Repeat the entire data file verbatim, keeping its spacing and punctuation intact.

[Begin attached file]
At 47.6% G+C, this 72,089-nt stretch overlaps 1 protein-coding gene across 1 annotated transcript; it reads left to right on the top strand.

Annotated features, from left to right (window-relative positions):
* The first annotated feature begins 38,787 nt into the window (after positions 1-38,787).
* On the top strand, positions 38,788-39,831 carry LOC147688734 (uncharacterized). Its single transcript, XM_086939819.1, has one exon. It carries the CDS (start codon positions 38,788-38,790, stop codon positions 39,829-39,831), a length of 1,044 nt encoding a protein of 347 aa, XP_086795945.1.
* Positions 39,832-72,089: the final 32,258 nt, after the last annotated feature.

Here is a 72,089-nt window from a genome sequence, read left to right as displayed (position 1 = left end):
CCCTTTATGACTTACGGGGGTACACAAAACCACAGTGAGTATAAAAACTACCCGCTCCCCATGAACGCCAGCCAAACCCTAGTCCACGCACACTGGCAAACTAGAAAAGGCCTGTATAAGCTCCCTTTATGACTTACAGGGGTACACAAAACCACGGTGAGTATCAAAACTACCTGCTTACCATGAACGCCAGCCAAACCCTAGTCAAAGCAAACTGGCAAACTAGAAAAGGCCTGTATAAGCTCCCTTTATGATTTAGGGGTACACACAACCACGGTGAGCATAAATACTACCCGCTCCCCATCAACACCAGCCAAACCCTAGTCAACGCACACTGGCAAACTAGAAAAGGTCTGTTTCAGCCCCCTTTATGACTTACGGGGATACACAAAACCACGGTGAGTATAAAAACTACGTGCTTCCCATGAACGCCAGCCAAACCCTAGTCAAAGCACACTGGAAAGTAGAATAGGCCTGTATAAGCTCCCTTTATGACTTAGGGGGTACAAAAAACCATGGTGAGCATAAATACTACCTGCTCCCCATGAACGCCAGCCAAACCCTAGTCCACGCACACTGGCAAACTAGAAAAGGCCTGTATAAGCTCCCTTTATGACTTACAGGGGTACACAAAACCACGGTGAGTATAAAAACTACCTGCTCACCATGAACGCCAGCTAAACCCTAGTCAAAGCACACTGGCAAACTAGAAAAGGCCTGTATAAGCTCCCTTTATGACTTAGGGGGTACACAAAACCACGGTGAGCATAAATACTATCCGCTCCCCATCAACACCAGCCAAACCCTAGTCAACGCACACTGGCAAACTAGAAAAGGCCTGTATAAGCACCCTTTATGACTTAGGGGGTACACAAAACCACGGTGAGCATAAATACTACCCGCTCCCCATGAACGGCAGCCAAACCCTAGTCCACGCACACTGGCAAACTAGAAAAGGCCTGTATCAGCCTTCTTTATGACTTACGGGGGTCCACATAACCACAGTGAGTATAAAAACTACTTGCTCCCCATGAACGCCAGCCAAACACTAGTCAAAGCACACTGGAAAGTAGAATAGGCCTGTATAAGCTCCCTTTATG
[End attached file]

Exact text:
At 47.6% G+C, this 72,089-nt stretch overlaps 1 protein-coding gene across 1 annotated transcript; it reads left to right on the top strand.

Annotated features, from left to right (window-relative positions):
* The first annotated feature begins 38,787 nt into the window (after positions 1-38,787).
* On the top strand, positions 38,788-39,831 carry LOC147688734 (uncharacterized). Its single transcript, XM_086939819.1, has one exon. It carries the CDS (start codon positions 38,788-38,790, stop codon positions 39,829-39,831), a length of 1,044 nt encoding a protein of 347 aa, XP_086795945.1.
* Positions 39,832-72,089: the final 32,258 nt, after the last annotated feature.

Here is a 72,089-nt window from a genome sequence, read left to right as displayed (position 1 = left end):
CCCTTTATGACTTACGGGGGTACACAAAACCACAGTGAGTATAAAAACTACCCGCTCCCCATGAACGCCAGCCAAACCCTAGTCCACGCACACTGGCAAACTAGAAAAGGCCTGTATAAGCTCCCTTTATGACTTACAGGGGTACACAAAACCACGGTGAGTATCAAAACTACCTGCTTACCATGAACGCCAGCCAAACCCTAGTCAAAGCAAACTGGCAAACTAGAAAAGGCCTGTATAAGCTCCCTTTATGATTTAGGGGTACACACAACCACGGTGAGCATAAATACTACCCGCTCCCCATCAACACCAGCCAAACCCTAGTCAACGCACACTGGCAAACTAGAAAAGGTCTGTTTCAGCCCCCTTTATGACTTACGGGGATACACAAAACCACGGTGAGTATAAAAACTACGTGCTTCCCATGAACGCCAGCCAAACCCTAGTCAAAGCACACTGGAAAGTAGAATAGGCCTGTATAAGCTCCCTTTATGACTTAGGGGGTACAAAAAACCATGGTGAGCATAAATACTACCTGCTCCCCATGAACGCCAGCCAAACCCTAGTCCACGCACACTGGCAAACTAGAAAAGGCCTGTATAAGCTCCCTTTATGACTTACAGGGGTACACAAAACCACGGTGAGTATAAAAACTACCTGCTCACCATGAACGCCAGCTAAACCCTAGTCAAAGCACACTGGCAAACTAGAAAAGGCCTGTATAAGCTCCCTTTATGACTTAGGGGGTACACAAAACCACGGTGAGCATAAATACTATCCGCTCCCCATCAACACCAGCCAAACCCTAGTCAACGCACACTGGCAAACTAGAAAAGGCCTGTATAAGCACCCTTTATGACTTAGGGGGTACACAAAACCACGGTGAGCATAAATACTACCCGCTCCCCATGAACGGCAGCCAAACCCTAGTCCACGCACACTGGCAAACTAGAAAAGGCCTGTATCAGCCTTCTTTATGACTTACGGGGGTCCACATAACCACAGTGAGTATAAAAACTACTTGCTCCCCATGAACGCCAGCCAAACACTAGTCAAAGCACACTGGAAAGTAGAATAGGCCTGTATAAGCTCCCTTTATG